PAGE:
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Germany

Germany’s best vineyards are the world’s northernmost – as far north as grapes can be persuaded to ripen. Many vineyards are on land unfit for normal agriculture; if there were no grapes, it would be forest and bare mountains. All things considered, Germany’s chances of producing some of the world’s best white wines might seem slim.

And yet, the best German wines have a racy elegance that cannot be duplicated anywhere else. The secret is the balance of sugar and acidity. Sugar without acid would be flat; acid without sugar would be undrinkable. In good wines, the two are so finely balanced that they have the certainty of great art.

The majority of Germany’s best wines are made from Riesling, the great grape of Germany. The best vineyard sites in the Mosel, Rheingau, Nahe and Pfalz wine regions are planted almost exclusively with Riesling.

In challenging growing seasons, Riesling stands little chance of ripening. To reduce risk and ensure a larger production, Germany turned during the mid-20th century to Muller-Thurgau, a much-earlier-ripening white grape variety that lacks some of the charm and elegance of the noble Riesling grape. Plantings of Silvaner also proved successful, thriving in the regions of Franken, Rheinhessen and Baden. Spätburgunder (Pinot Noir) and Dornfelder are the two principal red grape varieties of Germany, producing light-bodied red wines that are easy-drinking and soft in tannins.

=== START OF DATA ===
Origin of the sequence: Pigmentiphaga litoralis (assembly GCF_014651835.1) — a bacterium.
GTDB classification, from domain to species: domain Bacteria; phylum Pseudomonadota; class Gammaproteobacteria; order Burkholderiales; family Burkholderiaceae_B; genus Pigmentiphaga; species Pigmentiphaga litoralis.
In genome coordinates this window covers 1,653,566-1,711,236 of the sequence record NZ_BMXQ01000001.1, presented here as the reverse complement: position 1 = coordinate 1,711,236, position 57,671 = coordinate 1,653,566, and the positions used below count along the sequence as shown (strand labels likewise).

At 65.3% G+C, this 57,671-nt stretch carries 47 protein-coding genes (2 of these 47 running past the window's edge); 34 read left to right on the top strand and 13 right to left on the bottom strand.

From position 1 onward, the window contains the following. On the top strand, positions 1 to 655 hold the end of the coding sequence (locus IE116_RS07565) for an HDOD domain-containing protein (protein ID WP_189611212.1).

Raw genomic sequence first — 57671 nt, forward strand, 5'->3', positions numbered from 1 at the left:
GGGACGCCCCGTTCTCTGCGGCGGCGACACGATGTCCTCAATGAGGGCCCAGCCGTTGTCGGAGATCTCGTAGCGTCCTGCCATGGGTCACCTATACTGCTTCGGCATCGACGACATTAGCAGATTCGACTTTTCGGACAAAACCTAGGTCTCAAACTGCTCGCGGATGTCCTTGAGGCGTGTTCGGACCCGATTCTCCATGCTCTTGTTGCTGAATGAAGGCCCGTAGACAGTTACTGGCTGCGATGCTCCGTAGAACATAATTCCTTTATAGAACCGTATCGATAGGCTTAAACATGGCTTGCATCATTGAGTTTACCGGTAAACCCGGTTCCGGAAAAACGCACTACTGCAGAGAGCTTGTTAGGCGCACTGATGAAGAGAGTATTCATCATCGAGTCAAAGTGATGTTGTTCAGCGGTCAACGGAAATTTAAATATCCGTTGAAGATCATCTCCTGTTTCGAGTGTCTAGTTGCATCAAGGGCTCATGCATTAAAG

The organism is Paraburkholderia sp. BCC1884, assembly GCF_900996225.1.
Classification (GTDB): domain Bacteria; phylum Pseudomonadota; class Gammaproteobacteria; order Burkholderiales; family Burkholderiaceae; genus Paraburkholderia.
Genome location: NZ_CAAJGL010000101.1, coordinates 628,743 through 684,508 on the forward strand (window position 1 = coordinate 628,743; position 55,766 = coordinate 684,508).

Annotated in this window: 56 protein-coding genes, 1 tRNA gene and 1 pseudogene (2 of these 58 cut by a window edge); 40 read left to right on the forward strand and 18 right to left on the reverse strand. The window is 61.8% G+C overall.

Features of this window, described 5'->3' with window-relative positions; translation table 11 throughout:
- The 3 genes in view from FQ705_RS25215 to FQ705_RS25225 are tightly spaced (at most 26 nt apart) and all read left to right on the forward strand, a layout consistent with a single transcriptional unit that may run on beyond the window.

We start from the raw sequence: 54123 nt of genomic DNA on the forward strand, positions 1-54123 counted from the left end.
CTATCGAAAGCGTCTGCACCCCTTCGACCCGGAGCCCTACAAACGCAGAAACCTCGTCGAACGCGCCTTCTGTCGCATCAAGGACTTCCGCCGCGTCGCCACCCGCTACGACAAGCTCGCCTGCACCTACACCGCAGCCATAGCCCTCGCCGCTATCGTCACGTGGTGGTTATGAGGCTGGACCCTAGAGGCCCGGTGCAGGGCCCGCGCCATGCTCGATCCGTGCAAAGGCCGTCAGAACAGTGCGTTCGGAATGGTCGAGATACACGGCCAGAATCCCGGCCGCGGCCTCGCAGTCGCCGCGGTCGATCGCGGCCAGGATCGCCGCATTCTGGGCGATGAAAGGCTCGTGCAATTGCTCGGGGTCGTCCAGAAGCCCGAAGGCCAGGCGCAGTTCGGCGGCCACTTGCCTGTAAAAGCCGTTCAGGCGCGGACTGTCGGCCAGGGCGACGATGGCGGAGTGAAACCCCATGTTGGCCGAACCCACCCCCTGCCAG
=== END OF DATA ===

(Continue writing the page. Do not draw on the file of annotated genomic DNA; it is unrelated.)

Recently revised German wine laws divide "quality" wines – covering the great majority of those produced, and virtually all exported to the United States – into two categories. The larger is Qualitätswein bestimmter Anbaugebiete (QbA), or quality wine from a specific region. Smaller and regarded as higher in quality is Prädikatswein, or quality wine with special attributes. The Prädikatswein category is divided into six subcategories indicating ripeness of the grapes at harvest time, which effectively rank wines from driest to sweetest: Kabinett, Spätlese, Auslese, Beerenauslese, Trockenbeerenauslese and Eiswein.

Kabinett wines are the driest, ideal as aperitifs or table wine. The word "Trocken" on a label will further confirm that the wine is dry. Spatlese wines and Auslese wines may be off-dry to sweet. The rest are sweet enough to be dessert wines, with late-harvest and sometimes botrytized grapes adding honeyed character to the wines.

Despite all the talk about sweetness and ripeness, in recent years most German winemakers have shifted their focus to producing dry wines meant to be paired with food. These wines, much drier than the sweet, cheap imports many remember from decades past, are also somewhat higher in alcohol, with the residual sugar in the wine fermented away into alcohol.

Germany has 13 designated wine regions for quality wines, most surrounding the Rhine River and its tributaries: Ahr, Baden, , Hessische Bergstrasse, Mittelrhein, Mosel, Nahe, Pfalz, Rheingau, Rheinhessen, Saale-Unstrut, Sachsen and Württemberg.

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